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Literature / Loskutik And The Cloud

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Loskutik and the Cloud (Лоскутик и облако, Loskutik i oblako) is a 1972 fairy tale by Sofia Prokofieva, with a 1977 animated adaptation.

Loskutik (from Russian loskut, rag) is an orphaned girl living as a servant to abusive shopkeepers. Moreover, it's only half of her problems: the entire country is suffering from an eternal drought, thanks to the fact that the king has somehow stolen all the water for himself and only hands it out in limited quantities for a good deal of money.

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However, Loskutik's life changes when one day she finds a weakened, exhausted Cloud on her windowsill. What starts as her plan to help the Cloud get to their friend, a toad from the royal palace, and the Cloud's idea to find her a better place after the shopkeepers kick her out, eventually spirals into a mission to return water to the land. They get help from Barbatsutsa, the intimidating royal cook, Vermilyon, an impoverished painter, and Soot (Sazha), a chimney-sweep boy.

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Loskutik and the Cloud contains examples of:

  • Alcohol-Induced Idiocy: At one point, the Cloud gets drunk and blurts out about the only way to defeat them right in front of the king's chief advisor.
  • Bad People Abuse Animals: Uncle Glug is established as cruel towards his old horse on the very first page. It doesn't get better.
  • Batman Gambit: Slysh organizes a huge water-drinking competition, correctly predicting that the Cloud won't be able to resist it. However, he believes they will arrive disguised as some other person, and he doesn't foresee them teaming up with Vermilyon and pretending to be his moustache and beard.
  • Bribe Backfire: When the king's men demand the Cloud's surrender from (chronologically) Barbatsutsa, Loskutik, Vermilyon and Soot. The promises to Barbatsutsa, Vermilyon and Soot (Loskutik was offered to get her parents resurrected) are actually realistic and might have even been fulfilled.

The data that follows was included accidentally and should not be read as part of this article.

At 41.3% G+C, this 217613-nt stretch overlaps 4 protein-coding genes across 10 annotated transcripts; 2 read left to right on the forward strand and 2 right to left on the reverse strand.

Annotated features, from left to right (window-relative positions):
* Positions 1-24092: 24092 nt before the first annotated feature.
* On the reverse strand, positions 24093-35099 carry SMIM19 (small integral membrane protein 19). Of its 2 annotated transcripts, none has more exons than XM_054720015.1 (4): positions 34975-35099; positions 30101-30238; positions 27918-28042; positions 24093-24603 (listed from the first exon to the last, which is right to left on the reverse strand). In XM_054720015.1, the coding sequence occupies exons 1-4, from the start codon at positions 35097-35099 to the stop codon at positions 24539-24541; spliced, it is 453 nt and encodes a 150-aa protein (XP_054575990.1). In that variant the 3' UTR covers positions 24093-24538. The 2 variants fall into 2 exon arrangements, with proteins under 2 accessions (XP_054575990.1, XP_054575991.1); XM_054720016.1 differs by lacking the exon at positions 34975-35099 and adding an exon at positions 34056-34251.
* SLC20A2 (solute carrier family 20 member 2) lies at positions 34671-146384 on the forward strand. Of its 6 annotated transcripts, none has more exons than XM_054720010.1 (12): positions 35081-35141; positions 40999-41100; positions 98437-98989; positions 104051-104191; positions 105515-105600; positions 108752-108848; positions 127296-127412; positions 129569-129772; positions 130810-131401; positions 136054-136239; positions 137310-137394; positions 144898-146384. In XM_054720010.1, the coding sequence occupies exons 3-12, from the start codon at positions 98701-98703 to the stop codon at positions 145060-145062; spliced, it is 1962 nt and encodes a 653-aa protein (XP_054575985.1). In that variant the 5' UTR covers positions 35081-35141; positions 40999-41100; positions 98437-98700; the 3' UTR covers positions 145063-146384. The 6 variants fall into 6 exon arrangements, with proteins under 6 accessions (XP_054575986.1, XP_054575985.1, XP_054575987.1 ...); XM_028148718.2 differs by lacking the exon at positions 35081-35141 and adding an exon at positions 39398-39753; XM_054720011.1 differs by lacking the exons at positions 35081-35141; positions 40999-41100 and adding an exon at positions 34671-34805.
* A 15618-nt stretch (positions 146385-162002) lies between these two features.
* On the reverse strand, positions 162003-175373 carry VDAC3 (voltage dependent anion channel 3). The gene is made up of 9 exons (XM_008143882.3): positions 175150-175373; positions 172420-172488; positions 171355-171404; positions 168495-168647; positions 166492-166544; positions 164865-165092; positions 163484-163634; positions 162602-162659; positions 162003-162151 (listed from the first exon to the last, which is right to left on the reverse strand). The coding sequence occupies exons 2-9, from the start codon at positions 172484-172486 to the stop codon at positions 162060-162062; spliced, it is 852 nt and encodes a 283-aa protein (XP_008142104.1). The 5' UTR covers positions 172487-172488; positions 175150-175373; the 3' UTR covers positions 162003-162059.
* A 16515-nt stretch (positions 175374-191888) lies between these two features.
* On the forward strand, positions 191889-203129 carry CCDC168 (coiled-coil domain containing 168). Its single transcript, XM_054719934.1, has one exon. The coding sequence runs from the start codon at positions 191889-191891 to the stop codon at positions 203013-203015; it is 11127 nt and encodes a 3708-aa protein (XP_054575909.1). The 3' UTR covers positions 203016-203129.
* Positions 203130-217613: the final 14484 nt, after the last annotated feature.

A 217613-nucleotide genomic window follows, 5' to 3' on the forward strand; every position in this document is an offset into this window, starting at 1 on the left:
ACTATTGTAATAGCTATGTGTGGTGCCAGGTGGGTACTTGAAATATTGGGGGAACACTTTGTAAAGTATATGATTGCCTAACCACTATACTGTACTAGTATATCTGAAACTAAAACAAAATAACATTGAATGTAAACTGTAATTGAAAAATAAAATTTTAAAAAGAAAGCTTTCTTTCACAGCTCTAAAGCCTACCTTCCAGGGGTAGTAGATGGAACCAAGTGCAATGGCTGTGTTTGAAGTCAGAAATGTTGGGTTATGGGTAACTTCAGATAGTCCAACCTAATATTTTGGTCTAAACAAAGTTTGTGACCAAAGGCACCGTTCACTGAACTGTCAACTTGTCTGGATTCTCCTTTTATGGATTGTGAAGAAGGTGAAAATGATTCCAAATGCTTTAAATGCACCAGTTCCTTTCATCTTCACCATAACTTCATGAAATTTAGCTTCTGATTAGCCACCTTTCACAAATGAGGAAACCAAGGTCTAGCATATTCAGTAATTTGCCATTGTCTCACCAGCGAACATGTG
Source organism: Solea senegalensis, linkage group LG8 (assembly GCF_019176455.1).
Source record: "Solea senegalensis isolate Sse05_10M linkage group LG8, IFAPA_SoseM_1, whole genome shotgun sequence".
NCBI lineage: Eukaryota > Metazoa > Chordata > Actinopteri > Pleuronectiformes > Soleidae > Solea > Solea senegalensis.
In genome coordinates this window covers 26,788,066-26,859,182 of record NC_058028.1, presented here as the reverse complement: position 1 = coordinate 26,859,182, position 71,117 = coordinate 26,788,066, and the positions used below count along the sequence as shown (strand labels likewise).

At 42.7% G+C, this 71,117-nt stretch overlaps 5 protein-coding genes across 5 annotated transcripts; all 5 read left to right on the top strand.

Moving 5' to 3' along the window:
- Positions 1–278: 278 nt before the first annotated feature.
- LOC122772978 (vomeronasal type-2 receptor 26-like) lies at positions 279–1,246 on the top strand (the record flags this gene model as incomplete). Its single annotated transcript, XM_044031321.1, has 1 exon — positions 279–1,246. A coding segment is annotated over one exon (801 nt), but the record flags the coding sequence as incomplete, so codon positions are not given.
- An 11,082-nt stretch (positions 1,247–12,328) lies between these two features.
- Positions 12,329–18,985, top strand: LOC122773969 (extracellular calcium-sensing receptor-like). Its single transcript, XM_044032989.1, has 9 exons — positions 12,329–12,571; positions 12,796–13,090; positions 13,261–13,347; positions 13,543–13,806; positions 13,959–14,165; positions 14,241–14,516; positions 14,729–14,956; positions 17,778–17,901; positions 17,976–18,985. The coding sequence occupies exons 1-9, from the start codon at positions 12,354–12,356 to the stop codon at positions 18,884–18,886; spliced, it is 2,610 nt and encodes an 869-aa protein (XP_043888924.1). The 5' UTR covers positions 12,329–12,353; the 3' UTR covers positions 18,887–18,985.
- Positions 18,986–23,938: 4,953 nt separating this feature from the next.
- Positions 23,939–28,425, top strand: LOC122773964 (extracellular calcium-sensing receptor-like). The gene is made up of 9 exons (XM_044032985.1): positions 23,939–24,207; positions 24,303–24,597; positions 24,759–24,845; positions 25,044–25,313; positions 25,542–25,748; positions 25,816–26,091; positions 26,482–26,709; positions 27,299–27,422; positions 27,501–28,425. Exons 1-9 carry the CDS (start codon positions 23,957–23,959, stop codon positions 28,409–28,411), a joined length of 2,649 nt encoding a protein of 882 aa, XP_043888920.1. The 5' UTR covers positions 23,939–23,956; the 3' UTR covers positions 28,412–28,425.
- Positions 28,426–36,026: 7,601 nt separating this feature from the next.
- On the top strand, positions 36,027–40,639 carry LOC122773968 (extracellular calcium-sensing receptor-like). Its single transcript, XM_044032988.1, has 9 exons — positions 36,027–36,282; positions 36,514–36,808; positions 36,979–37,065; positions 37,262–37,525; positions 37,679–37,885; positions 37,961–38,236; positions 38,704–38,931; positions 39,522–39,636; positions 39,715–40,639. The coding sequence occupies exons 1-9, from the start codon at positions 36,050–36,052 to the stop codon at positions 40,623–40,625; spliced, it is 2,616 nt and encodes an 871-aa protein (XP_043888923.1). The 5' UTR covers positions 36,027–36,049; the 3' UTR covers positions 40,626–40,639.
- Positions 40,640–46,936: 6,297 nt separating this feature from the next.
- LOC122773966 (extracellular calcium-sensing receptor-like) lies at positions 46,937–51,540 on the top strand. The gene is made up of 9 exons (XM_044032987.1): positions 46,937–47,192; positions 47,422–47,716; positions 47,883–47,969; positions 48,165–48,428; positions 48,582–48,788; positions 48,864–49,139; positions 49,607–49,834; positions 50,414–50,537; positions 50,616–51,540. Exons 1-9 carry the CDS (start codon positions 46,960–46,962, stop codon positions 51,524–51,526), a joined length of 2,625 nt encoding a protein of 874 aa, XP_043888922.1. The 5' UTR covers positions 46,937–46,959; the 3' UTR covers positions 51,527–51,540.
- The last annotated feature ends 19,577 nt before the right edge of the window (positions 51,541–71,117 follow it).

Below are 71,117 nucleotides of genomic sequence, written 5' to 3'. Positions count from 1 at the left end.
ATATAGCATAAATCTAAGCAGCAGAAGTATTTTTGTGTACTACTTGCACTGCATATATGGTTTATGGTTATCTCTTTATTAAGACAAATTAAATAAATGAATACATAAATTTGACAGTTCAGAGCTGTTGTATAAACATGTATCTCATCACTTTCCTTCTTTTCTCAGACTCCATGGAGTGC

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  • But Now I Must Go: The Cloud can't stay in the same place forever and has to fly away in the end, bringing a bittersweet tinge to an otherwise happy ending.
  • Chef of Iron: Barbatsutsa, so very much. Even though she doesn't do fighting per se, her personality is enough to frighten an army (literally).
    • Inverted completely with the chief cook, who is the most nervous man on earth.
  • Chekhov's Gunman: Barbatsutsa's pigeons end up getting sent to call the Thundercloud for help.
  • Cinderella Circumstances: By the beginning of the book, Loskutik has had several abusive guardians, who only wanted a Butt-Monkey servant.
  • Cool Old Lady: Barbatsutsa, Rositta the toad, and Granny Thundercloud. They are very impressed by each other, too.
  • Didn't See That Coming: The king keeps all the water of the realm hidden under his palace. Nobody would ever want to rebel against him, right? Slysh calls him out for only thinking of the present day, and the king hand-waves it.
  • Doesn't Know Their Own Birthday: Loskutik, a poor orphan who has lived her entire life as a servant to abusive masters, doesn't know when her birthday is.
  • The Dreaded: The king's chief advisor Slysh (from slyshat, "to hear"). It's rumored he hears everything that goes on in the kingdom (an exaggeration, but not an extreme one).
  • Drowning My Sorrows: The Cloud, briefly.
  • Establishing Character Moment: At first, Barbatsutsa looks and behaves like a villainous character (complete with a sharp, gleaming, piercing eye, usually the Author Catchphrase in villains' descriptions), but her first chapter culminates in her taking Loskutik in and giving her a proper dinner for the first time in the girl's life.
  • Eyepatch of Power: Barbatsutsa wears one. It makes her look like someone in-between a pirate and a witch.
  • Everything's Better with Rainbows: Granny Thundercloud's parting gift.
  • Fat and Skinny: The king Fontanius (Fat) and Slysh (Skinny).
  • Faux Affably Evil: Slysh never or almost never raises his voice and is very calm and polite. He is also the most dangerous villain around with no redeeming qualities.
  • Green-Eyed Monster: A non-romantic example with the Cloud, who is so jealous of Loskutik gaining a new friend in Soot that they drink an entire barrel of wine. Loskutik quite reasonably calls them out, since why can't she have other friends besides the Cloud when the Cloud spends hours talking to Rositta?
  • Happily Adopted: Loskutik by Barbatsutsa, eventually.
  • Honorary Uncle: Subverted with Uncle Glug, the king's water-seller. Everyone calls him Uncle, but it's not for any virtues of his, for he is nothing but a lonely, miserly jerk.
  • Interspecies Friendship:
    • The Cloud's best friends are Rositta the toad and the human girl Loskutik. Barbatsutsa suggests finding a centipede to complete the group.
    • Uncle Glug's old horse is friendly with Nightly Philosopher the eagle-owl.
  • Jerk with a Heart of Gold: Several examples.
    • The Cloud is very easily offended, but in the end, always kind and loyal to their friends (even when they're drunk as a fiddler).